The lunar Anthropocene: Humanity's impact on the moon's environment

Scholars say it's time to declare a new epoch on the moon, the 'lunar Anthropocene'


Anthropologists and geologists at the University of Kansas have proposed the declaration of a new geological epoch for the moon - the Lunar Anthropocene. This epoch recognises the significant impact that humans have had on shaping the moon's environment, starting from the historic landing of Luna 2, an unmanned spacecraft, on September 13, 1959.

The researchers argue that just as the concept of the Anthropocene on Earth explores the extent of human influence on our planet, it is crucial to acknowledge the Lunar Anthropocene and its commencement in 1959. By doing so, they hope to prevent significant damage or a delay in recognizing this new epoch until a visible lunar halo caused by human activities emerges, which would be too late.

The Lunar Anthropocene serves as a reminder that even celestial bodies like the moon are not immune to the influence of humankind.

Justin Holcomb, lead author and postdoctoral researcher at the Kansas Geological Survey, explains that the Lunar Anthropocene concept challenges the perception that the moon is an unchanging environment, barely impacted by humanity. He emphasises that cultural processes, such as the movement of sediments, or regolith, on the moon, are starting to surpass natural geological processes. The disturbance caused by rovers, landers, and human movement significantly alters the regolith, and with the ongoing space race, the lunar landscape will be unrecognizable in the next 50 years.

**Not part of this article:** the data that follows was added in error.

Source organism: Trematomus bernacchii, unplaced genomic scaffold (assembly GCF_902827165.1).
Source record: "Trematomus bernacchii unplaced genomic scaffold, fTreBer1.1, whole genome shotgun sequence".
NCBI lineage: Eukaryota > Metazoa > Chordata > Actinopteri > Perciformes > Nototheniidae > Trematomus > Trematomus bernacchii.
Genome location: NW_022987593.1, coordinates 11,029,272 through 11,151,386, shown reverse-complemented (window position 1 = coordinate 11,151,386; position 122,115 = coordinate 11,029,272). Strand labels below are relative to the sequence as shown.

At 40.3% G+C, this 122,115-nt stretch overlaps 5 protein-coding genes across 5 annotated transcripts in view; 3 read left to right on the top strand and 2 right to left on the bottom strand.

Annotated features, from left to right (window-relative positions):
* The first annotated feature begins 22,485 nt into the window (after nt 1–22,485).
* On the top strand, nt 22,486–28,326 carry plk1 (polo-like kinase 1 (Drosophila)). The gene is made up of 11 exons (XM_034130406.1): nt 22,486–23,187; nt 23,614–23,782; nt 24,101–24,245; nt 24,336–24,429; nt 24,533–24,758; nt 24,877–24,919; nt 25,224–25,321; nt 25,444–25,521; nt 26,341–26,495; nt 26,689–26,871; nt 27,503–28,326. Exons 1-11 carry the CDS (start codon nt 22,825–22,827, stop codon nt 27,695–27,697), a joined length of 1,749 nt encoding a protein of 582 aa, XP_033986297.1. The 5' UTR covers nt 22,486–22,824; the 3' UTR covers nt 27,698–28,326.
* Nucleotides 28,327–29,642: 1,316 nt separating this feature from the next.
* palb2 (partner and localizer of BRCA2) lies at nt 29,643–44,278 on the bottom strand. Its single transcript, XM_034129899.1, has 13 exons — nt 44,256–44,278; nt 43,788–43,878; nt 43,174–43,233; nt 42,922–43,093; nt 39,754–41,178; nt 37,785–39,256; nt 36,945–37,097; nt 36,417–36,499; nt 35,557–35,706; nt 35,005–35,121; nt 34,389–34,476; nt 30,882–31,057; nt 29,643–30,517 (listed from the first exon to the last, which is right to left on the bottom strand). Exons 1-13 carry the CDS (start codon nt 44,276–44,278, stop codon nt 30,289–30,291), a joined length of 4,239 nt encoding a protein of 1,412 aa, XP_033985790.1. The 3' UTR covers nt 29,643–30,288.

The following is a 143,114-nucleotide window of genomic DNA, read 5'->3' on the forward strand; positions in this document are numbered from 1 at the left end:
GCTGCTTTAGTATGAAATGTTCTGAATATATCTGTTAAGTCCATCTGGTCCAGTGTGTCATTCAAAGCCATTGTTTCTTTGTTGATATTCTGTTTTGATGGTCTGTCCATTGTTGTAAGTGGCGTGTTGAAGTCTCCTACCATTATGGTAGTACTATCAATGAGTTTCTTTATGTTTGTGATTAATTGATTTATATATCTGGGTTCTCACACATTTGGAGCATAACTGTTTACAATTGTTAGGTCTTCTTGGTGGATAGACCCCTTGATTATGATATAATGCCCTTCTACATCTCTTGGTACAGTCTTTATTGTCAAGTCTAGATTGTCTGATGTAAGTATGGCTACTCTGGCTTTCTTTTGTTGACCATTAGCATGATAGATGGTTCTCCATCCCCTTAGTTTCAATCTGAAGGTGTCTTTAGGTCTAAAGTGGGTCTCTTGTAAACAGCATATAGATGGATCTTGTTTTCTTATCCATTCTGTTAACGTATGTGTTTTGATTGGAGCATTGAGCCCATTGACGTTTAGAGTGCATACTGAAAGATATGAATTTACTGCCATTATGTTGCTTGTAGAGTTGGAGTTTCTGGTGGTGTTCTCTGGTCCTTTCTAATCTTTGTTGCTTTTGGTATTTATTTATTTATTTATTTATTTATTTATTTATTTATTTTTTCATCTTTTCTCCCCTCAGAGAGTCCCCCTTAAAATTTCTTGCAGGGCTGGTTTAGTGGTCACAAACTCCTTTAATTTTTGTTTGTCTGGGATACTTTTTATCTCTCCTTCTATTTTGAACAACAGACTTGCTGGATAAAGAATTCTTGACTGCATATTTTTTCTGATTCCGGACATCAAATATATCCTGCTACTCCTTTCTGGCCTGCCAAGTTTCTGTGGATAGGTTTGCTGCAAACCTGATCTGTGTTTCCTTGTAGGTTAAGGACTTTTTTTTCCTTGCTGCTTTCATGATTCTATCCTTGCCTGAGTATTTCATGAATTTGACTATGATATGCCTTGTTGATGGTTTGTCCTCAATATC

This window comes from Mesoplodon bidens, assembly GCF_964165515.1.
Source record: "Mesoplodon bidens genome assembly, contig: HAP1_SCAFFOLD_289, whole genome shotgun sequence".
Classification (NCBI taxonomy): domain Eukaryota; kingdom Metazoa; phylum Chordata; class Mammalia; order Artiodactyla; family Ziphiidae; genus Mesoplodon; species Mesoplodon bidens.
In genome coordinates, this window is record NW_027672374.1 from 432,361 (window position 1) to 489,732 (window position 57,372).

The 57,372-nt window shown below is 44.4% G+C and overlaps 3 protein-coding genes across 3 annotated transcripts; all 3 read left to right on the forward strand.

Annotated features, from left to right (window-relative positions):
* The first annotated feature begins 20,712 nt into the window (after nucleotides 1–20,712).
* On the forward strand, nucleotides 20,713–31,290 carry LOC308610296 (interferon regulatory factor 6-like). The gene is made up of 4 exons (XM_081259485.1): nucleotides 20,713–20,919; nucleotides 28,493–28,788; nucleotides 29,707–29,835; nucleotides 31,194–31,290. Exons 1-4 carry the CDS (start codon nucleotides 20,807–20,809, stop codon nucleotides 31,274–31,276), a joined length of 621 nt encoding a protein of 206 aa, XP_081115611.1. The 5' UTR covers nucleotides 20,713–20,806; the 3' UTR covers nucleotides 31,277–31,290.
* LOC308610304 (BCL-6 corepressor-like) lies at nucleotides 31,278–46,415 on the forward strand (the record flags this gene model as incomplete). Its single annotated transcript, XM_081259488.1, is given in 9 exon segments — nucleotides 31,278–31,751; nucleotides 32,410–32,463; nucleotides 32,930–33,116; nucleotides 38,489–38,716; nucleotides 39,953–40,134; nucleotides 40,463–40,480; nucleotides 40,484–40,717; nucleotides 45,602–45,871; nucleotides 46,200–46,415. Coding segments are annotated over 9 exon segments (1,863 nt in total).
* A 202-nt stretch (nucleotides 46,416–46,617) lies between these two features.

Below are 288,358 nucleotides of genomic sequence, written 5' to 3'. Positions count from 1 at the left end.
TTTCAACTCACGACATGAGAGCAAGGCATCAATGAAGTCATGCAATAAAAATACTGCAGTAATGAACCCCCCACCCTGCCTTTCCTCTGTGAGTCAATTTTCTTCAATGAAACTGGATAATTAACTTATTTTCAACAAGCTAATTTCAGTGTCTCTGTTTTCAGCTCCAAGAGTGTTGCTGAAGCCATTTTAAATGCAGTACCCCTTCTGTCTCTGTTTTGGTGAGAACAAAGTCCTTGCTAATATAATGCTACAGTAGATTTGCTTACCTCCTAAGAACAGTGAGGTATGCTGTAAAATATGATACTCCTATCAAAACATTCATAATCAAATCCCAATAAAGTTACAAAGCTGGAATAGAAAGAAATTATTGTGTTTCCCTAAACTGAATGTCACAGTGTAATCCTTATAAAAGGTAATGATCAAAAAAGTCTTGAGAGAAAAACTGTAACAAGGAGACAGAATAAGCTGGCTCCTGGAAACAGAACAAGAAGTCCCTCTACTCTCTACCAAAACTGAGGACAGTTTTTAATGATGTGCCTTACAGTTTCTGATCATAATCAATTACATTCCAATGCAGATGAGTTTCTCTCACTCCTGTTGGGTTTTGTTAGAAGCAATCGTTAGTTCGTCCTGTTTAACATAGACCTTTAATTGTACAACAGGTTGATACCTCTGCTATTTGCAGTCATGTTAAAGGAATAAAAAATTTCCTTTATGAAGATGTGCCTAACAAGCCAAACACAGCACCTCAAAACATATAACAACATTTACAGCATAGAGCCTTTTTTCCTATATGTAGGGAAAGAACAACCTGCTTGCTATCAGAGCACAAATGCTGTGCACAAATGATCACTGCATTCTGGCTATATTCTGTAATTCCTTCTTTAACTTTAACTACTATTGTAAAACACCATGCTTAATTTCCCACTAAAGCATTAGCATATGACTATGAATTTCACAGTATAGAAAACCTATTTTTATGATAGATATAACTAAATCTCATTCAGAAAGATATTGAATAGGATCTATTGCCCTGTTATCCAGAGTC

One of the main concerns highlighted by the researchers is the lack of "Leave No Trace" principles on the moon. Refuse from human missions, including discarded spacecraft components, human waste, scientific equipment, and various objects, are left behind, posing a threat to the delicate lunar environment. The moon's exosphere, composed of dust, gas, and ice in permanently shadowed areas, can be affected by exhaust gas propagation from human activities.

To mitigate these deleterious effects, future missions must consider the preservation of lunar environments. The Lunar Anthropocene not only aims to raise awareness about humanity's impact on the moon's surface but also calls attention to the vulnerability of lunar sites with historical and anthropological value. Currently, there are no legal or policy protections against disturbance of these sites.

In addition to environmental concerns, the researchers emphasize the significance of lunar material and footprints as valuable resources and a part of humanity's journey. They propose the concept of "space heritage," which aims to catalog and preserve items such as rovers, flags, golf balls, and footprints on the moon's surface. These imprints are seen as an extension of our species' existence and hold archaeological and anthropological importance.

The concept of the Lunar Anthropocene not only captures the interest of planetary scientists but also seeks to engage archaeologists and anthropologists in discussions about planetary science. By recognizing our impact on the moon and preserving its historical artifacts, we can ensure that future generations can learn from and appreciate humanity's remarkable journey beyond Earth.

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